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How Much a Year in Syria Costs Russia - Actually Not That Much

The intervention is a game changer for the price of a regular military exercise

This post first appeared on Russia Insider

A year ago, Syrian President Bashar Assad officially requested Russian assistance, citing the Treaty of Friendship and Cooperation signed by Syria and the USSR back in 1980. President Putin at once asked the Federation Council to allow the use of armed forces abroad, easily obtaining unanimous consent, since by that time, Russian planes, helicopters and servicemen were already in Syria.

The news at once provoked questions and rumors. Mindlessly, every foreign commentator recalled Afghanistan, Vietnam and Iraq. Russians worried about the cost, the country having already been under sanctions for six months.   

There are two ways to count the cost of the Syrian operation. The first one is to count each expense: a cruise missile or a bomb dropped on terrorists, a ton of kerosene, one-hour flight time, salaries and uniforms for soldiers, shipping from Russia to Syria and so on. Journalists competed over experts able to count every element of the mosaic, coming up with 2.5 to 4 million EUR a day. Even the latter is not so much, bringing a year of the Syrian to 1.46 billion.

However, there is another equally reasonable way to count. Consider what those planes, pilots and ships would be doing if there were no operation in Syria. They would still be flying, burning fuel, and wearing out equipment bombing Russian testing ranges instead of Islamic terrorists. Supply and patrol ships would go on training exercises. 3M-54 Klub missile systems would be launched on training targets. (The times when ships and aircrafts lay idle, instead of learning how to fight, while military personnel worked on construction sites of their generals' residences, have passed, hopefully never to return. )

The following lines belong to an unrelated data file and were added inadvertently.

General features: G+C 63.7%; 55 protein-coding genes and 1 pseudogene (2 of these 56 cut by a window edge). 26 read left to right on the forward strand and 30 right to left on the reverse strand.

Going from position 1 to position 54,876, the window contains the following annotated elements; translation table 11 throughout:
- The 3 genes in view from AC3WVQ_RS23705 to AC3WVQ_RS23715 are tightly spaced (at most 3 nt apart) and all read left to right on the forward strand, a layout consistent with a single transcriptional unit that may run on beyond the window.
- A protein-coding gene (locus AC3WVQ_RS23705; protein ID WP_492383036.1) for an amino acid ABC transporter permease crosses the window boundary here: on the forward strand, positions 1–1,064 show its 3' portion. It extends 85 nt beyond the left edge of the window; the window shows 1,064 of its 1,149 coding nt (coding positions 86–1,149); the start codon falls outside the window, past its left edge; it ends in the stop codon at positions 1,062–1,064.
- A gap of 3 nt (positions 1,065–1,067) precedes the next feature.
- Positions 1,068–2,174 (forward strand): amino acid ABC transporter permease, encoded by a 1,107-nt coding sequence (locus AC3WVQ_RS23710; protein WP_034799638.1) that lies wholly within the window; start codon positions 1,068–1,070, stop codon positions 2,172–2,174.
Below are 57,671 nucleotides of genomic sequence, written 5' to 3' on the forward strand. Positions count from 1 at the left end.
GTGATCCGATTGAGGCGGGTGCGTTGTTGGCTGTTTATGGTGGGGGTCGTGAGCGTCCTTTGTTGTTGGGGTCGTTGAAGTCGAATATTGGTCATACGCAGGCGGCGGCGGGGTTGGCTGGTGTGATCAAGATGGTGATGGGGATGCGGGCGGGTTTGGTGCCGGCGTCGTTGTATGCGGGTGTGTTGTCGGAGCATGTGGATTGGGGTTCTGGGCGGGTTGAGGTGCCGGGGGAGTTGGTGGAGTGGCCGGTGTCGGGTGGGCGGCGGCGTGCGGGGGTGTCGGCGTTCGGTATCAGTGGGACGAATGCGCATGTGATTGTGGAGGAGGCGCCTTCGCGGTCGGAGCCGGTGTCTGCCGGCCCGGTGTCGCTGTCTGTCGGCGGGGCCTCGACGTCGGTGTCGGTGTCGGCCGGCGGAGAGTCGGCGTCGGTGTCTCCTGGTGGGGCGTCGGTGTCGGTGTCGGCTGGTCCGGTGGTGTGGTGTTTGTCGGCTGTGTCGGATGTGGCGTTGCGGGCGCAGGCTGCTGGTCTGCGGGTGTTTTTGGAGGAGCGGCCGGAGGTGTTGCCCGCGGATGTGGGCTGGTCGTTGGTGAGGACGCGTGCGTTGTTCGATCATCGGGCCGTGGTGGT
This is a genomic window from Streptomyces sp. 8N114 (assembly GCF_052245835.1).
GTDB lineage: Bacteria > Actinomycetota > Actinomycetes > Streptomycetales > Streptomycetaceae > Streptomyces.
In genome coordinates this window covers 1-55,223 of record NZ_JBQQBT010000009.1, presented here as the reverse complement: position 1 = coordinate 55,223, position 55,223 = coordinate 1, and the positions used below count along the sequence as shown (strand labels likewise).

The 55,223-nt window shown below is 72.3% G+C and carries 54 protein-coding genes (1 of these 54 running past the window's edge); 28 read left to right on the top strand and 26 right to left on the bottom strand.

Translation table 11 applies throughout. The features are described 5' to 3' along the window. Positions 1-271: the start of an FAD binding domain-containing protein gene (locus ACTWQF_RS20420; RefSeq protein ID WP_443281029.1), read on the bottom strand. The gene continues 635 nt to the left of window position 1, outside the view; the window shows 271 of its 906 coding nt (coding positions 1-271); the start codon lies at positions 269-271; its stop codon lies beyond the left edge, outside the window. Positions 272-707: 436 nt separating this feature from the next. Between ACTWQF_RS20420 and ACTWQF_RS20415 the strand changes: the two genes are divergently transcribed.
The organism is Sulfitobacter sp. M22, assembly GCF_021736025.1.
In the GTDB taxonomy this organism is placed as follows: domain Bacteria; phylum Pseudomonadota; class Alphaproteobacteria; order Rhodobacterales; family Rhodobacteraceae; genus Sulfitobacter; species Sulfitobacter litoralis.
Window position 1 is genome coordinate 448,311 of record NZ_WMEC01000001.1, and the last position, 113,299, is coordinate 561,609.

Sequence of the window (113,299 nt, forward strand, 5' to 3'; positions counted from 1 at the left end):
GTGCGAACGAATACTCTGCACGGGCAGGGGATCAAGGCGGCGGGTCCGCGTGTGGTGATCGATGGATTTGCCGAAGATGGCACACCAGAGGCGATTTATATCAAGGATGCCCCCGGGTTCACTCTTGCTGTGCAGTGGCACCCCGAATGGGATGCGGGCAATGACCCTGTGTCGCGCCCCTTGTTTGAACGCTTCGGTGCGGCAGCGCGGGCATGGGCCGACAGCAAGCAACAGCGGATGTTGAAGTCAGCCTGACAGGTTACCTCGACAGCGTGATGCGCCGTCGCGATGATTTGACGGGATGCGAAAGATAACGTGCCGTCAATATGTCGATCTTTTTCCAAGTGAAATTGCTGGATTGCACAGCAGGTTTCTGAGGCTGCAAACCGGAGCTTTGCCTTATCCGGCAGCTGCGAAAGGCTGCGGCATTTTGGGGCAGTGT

This means that money spent on the operation in Syria largely corresponds to that involved in regular combat training. Of course, participation in real combat actions is different from training exercises, giving participants awards and promotions.

The only other expenses are transportation of the Syrian contingent (from 2,000 to 4,000 people including military and civilian personnel). Increased service time for participation in combat actions will require extra money, but this is for future reference.  

Even before the operation started, the fleet had to purchase a few carrier ships, which are now part of the “Syrian express” together with landing ships and tankers. They had to do that after Russian cargo ships from Russia to Syria, in 2010-2014 were stopped several times by customs officials. Once Turkey intercepted and forced a Moscow-Damascus airliner to land, confiscating the cargo, which they claimed was for military use. Now no one stops Russian transport under St Andrew’s flag.   

In fact, Prime Minister Medvedev mentioned this last December, when the 2016 budget was passed. The Defense Ministry financed the operation in Syria by reallocating budget items, planning a little less for 2016 than for 2015 – 3.14 trillion rubles versus 3.6 trillion.

The hardest aspect of the Syrian operation is losses – a plane shot down by Turkey, helicopters. Most important are the  nineteen soldiers who died in Syria. A month before the first losses, Putin said at the Valdai Club:

“Of course, our military men in Syria are fighting terrorism. But, first of all, they are defending the interests of Russia and the Russian nation, risking their health and lives. They are heroes, but they chose this profession voluntarily. This is their choice and I am proud of them.”

Source: Na Linii
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